I was looking forward to playing my first game of "Chain of Command", the rules for which I have had since their launch a couple of months ago. Several of our club members were involved in the play testing of these rules, and I was looking forward to them gently leading me through what looks like the most exciting set of rules, let alone WWII rules, to be released in recent times.
Sadly due to illness our game was postponed at short notice and I needed to arrange a second game for the day. I thus turned to a rule set that never fails to entertain and a collection of figures that is starting to show its age and really needs re-painting but I enjoy playing the occasional game, namely Maurice and my AWI collection.
|My old AWI collection in desperate need of repainting and rebasing|
Given the time I had to organise this game, literally yesterday morning, I needed a scenario that required the minimum of preparation but that would provide an afternoon of fun. I have posted a full report of our game on the Devon Wargames Group blog.
The scenario was taken from a collection designed for the board game "Hold the Line" and I think illustrates the cross over between board and table top games that has become evident with games like "Command and Colours" and going back to "Squad Leader".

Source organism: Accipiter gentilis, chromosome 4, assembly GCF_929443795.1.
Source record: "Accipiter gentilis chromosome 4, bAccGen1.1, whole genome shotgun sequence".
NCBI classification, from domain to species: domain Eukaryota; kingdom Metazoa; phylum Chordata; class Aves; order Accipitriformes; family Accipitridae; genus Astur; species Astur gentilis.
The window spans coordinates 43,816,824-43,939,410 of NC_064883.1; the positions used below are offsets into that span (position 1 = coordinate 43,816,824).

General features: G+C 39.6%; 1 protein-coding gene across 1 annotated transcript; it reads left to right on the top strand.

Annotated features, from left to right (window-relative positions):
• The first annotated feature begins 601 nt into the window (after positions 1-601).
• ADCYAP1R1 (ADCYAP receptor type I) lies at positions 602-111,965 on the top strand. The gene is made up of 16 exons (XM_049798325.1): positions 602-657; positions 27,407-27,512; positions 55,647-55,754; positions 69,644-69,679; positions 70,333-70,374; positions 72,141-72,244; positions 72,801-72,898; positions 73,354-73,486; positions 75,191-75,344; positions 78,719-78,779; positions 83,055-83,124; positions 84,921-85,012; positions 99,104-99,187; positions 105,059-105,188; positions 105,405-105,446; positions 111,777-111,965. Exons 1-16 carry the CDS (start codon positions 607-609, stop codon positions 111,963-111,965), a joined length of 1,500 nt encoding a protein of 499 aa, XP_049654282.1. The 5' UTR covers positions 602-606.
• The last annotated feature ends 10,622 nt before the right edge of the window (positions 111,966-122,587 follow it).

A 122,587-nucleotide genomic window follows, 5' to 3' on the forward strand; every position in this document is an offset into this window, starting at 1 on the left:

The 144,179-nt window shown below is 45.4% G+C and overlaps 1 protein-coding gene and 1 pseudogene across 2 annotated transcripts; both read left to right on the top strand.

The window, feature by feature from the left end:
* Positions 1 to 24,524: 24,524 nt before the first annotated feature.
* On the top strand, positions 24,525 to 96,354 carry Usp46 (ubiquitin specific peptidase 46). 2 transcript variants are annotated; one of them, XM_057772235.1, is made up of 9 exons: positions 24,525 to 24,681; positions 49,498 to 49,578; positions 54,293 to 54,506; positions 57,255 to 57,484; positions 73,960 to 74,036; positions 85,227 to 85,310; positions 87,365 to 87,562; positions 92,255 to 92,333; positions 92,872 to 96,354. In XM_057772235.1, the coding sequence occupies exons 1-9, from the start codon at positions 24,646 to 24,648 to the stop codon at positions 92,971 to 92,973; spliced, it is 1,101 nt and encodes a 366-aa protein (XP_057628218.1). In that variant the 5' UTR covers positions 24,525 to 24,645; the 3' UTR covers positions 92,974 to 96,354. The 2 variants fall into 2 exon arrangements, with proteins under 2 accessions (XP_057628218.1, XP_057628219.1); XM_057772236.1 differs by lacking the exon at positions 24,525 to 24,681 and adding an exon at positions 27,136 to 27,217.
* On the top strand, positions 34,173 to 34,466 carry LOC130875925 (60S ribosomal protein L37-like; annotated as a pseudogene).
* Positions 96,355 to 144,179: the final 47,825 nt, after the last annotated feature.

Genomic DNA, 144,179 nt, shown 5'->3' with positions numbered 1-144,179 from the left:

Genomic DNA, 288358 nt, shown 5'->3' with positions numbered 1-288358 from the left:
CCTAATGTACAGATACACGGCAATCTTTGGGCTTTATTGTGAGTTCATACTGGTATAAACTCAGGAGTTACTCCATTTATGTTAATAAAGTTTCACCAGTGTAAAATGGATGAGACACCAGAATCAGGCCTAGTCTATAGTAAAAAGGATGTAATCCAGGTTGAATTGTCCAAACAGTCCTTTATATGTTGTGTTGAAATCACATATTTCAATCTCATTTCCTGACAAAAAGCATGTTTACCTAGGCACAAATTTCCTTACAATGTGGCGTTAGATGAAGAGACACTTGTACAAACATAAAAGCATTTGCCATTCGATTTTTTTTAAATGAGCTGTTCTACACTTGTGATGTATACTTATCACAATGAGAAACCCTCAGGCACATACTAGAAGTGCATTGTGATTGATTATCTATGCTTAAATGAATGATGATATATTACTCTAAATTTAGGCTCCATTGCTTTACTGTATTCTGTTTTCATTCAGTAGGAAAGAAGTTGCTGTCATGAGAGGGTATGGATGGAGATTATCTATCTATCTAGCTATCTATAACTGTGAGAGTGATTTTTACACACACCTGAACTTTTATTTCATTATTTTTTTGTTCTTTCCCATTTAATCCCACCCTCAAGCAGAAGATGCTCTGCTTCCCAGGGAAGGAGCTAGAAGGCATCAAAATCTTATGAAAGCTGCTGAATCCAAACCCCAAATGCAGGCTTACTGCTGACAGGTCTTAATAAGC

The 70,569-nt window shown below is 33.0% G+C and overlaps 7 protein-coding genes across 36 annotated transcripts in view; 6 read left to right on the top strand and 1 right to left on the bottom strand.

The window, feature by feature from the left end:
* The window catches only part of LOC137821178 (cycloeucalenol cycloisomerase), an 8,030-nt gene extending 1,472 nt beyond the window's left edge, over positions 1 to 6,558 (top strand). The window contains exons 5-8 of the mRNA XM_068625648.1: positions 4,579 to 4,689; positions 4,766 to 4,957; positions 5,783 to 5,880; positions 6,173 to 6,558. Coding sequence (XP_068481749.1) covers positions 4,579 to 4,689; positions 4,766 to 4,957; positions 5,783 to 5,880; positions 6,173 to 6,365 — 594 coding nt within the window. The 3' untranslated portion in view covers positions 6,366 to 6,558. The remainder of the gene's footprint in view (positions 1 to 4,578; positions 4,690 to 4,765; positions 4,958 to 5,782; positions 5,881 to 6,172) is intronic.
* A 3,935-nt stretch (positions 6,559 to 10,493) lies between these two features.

|My WWII collection in action on my hex terrain|
I speak as a gamer who, for the previous ten to fifteen years, based a lot of my games on hex terrain and hex mats and used rules that worked with them. Thus you will see a link on the Devon Wargames Group page showing the original playing of this scenario using the same figures but on a hex mat. Likewise many of my WWII games used my hex tile terrain system, using a set of rules that I constructed from a combination of "IABSM", "PBI II" and "Flames of War".
With my return to conventional table top games, I still think board game scenarios are a useful resource when it comes to thinking about scenarios, even if, as illustrated by yesterday's game, a little time is required to adapt, adopt and improve, as the old motto goes.
As always, "Maurice" came up with the goods and both Ian and I had a lot of laughs generated by the clever card play mechanics of the game. If you have been toying with the idea of playing this rule set, then I would unreservedly say get in there and have a go, they are great. I would probably say the same for "Longstreet", except the American Civil War has never really excited me as a period to play, but I would play a game of "Longstreet" based on the pleasure I have had with "Maurice".
If you have any thoughts on this post or others, especially of scenarios you have developed from board games the let me know.